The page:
The New Palgrave Dictionary of Economics

2018 Edition
| Editors: Macmillan Publishers Ltd

Granger–Sims Causality

  • G. M. Kuersteiner
Reference work entry


The concept of Granger–Sims causality is discussed in its historical context. There follows a review of the subsequent literature that explored conditions under which the definitions of Granger and Sims are equivalent. The relationship to the potential outcomes framework is explored in light of recent developments in the literature.


Block recursive structure Causality in economics and econometrics Conditional independence Conditional probability Covariance stationary processes Equivalence relationships Granger non-causality Granger, C. Granger–Sims causality Hume, D. Impulse response analysis Mill, J. S. Monetary policy rules Observational studies Potential outcomes Prediction error variance Rubin causal model Simon, H. Sims non-causality Structural innovations Structural vector autoregressions White noise 

JEL Classifications

This is a preview of subscription content, log in to check access.


  1. Angrist, J. and G. Kuersteiner. 2004. Semiparametric causality tests using the policy propensity score. Working paper no. 10975. Cambridge, MA: NBER.Google Scholar
  2. Basmann, R. 1963. The causal interpretation of non-triangular systems of economic relations. Econometrica 31: 439–448.CrossRefGoogle Scholar
  3. Bouissou, M., J.-J. Laffont, and Q. Voung. 1986. Tests of noncausality under Markov assumptions for qualitative panel data. Econometrica 54: 395–414.CrossRefGoogle Scholar
  4. Chamberlain, G. 1982. The general equivalence of Granger and Sims causality. Econometrica 50: 569–581.CrossRefGoogle Scholar
  5. Dawid, A. 1979. Conditional independence in statistical theory. Journal of the Royal Statistical Society, Series B 41: 1–31.Google Scholar
  6. Dufour, J.-M., and E. Renault. 1998. Short run and long run causality in time series: theory. Econometrica 66: 1099–1125.CrossRefGoogle Scholar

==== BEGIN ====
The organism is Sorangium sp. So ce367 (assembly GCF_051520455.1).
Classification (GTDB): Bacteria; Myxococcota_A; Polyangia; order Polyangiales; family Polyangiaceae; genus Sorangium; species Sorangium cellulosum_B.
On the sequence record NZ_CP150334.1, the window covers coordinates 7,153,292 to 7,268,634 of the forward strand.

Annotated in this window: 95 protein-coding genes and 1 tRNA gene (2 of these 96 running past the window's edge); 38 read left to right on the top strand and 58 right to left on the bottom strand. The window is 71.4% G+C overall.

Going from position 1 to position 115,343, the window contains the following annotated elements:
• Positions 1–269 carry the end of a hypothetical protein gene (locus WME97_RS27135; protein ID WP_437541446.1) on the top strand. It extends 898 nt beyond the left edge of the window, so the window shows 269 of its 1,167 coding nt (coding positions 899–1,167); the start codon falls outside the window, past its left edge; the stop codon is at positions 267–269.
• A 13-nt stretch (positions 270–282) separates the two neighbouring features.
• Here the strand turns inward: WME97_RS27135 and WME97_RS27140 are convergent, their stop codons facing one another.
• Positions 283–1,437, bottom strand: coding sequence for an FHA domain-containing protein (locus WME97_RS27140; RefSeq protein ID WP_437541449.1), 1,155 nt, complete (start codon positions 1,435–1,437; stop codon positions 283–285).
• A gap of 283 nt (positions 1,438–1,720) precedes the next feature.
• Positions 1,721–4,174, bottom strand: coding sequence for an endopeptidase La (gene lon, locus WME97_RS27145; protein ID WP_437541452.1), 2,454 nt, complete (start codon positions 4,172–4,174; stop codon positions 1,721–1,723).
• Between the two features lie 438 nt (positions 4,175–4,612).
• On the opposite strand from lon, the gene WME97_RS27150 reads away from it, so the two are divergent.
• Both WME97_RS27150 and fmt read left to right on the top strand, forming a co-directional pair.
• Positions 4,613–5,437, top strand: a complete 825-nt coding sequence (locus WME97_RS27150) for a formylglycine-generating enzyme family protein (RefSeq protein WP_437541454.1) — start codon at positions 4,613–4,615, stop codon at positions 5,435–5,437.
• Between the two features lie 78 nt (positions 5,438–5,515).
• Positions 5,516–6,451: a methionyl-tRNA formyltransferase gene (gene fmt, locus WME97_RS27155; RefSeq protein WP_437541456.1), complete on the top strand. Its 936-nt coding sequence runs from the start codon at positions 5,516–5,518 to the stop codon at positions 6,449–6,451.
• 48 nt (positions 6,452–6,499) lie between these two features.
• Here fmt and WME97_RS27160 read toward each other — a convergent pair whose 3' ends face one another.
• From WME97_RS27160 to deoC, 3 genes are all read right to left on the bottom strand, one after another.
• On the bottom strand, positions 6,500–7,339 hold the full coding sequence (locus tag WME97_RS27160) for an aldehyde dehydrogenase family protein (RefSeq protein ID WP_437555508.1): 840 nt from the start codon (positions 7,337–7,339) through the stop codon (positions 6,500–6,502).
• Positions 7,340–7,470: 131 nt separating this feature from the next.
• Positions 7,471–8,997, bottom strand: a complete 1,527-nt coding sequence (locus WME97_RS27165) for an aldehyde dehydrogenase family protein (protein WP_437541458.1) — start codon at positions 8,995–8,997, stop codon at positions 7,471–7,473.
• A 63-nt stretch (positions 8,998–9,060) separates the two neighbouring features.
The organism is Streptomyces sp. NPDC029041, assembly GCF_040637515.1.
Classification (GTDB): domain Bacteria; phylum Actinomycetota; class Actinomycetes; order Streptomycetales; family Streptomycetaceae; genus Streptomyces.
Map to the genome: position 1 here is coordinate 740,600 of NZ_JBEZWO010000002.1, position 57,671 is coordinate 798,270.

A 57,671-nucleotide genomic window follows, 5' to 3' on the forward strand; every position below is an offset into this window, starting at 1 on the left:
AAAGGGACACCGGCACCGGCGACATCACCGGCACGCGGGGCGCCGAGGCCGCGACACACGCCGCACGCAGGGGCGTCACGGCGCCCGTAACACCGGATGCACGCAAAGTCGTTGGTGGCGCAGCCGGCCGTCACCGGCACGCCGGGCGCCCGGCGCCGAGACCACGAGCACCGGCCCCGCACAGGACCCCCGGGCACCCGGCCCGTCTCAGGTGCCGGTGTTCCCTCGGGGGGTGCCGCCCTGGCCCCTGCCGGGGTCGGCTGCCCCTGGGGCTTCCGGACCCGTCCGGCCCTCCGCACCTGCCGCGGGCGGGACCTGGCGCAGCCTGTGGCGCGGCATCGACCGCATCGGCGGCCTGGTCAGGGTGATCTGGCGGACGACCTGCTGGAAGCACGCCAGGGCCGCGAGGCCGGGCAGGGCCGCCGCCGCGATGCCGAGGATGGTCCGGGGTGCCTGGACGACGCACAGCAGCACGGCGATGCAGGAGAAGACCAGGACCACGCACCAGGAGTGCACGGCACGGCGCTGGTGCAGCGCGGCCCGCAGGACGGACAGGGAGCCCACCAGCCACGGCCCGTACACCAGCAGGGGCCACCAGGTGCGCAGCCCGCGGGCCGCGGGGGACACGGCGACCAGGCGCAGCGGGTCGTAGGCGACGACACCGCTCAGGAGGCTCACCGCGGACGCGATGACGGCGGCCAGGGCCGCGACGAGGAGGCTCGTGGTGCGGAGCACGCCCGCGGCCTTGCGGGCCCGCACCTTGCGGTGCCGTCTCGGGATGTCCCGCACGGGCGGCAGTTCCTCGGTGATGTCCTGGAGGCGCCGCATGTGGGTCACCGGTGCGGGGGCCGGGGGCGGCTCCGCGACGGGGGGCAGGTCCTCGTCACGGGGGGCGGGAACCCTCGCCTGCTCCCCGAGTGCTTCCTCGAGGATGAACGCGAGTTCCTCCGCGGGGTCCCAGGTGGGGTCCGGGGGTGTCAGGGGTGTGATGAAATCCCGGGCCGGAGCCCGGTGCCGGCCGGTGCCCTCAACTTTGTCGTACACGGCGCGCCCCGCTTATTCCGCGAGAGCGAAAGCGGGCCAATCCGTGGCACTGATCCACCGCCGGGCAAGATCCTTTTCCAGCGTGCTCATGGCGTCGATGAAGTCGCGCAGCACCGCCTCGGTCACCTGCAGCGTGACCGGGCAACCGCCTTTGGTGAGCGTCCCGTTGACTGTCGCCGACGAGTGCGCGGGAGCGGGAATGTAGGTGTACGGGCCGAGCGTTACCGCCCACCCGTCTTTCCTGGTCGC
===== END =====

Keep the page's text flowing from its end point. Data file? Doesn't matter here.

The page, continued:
7. Dufour, J.-M., and D. Tessier. 1993. On the relationship between impulse response analysis, innovation accounting and Granger causality. Economics Letters 42: 327–333.CrossRefGoogle Scholar
  8. Engle, R., D. Hendry, and J. Richard. 1983. Exogeneity. Econometrica 51: 277–304.CrossRefGoogle Scholar
  9. Feigl, H. 1953. Notes on causality. In Readings in the philosophy of science, ed. H. Feigl and M. Brodbeck. New York: Appleton-Century-Crofts, Inc..Google Scholar
  10. Florens, J.-P. 2003. Some technical issues in defining causality. Journal of Econometrics 112: 127–128.CrossRefGoogle Scholar
  11. Florens, J.-P., and M. Mouchart. 1982. A note on noncausality. Econometrica 50: 583–591.CrossRefGoogle Scholar
  12. Florens, J.-P., and M. Mouchart. 1985. A linear theory for noncausality. Econometrica 53: 157–176.CrossRefGoogle Scholar
  13. Granger, C. 1963. Economic processes involving feedback. Information and Control 6: 28–48.CrossRefGoogle Scholar
  14. Granger, C. 1969. Investigating causal relations by econometric models and crossspectral methods. Econometrica 37: 424–438.CrossRefGoogle Scholar
  15. Granger, C. 1980. Tests for causation – a personal viewpoint. Journal of Economic Dynamics and Control 2: 329–352.CrossRefGoogle Scholar
  16. Haavelmo, T. 1944. The probability approach in econometrics. Econometrica 12 (Suppl): iii–vi, 1–115.Google Scholar
  17. Holland, P. 1986. Statistics and causal inference. Journal of the American Statistical Association 81: 945–960.CrossRefGoogle Scholar
  18. Hoover, K. 2001. Causality in macroeconomics. Cambridge: Cambridge University Press.CrossRefGoogle Scholar
  19. Hoover, K., and S. Perez. 1994. Post hoc ergo propter once more: An evaluation of ‘does monetary policy matter?’ in the spirit of James Tobin. Journal of Monetary Economics 34: 47–73.CrossRefGoogle Scholar
  20. Hosoya, Y. 1977. On the Granger condition for non-causality. Econometrica 45: 1735–1736.CrossRefGoogle Scholar
  21. Jorda, O. 2005. Estimation and inference of impulse responses by local projections. American Economic Review 95: 162–182.CrossRefGoogle Scholar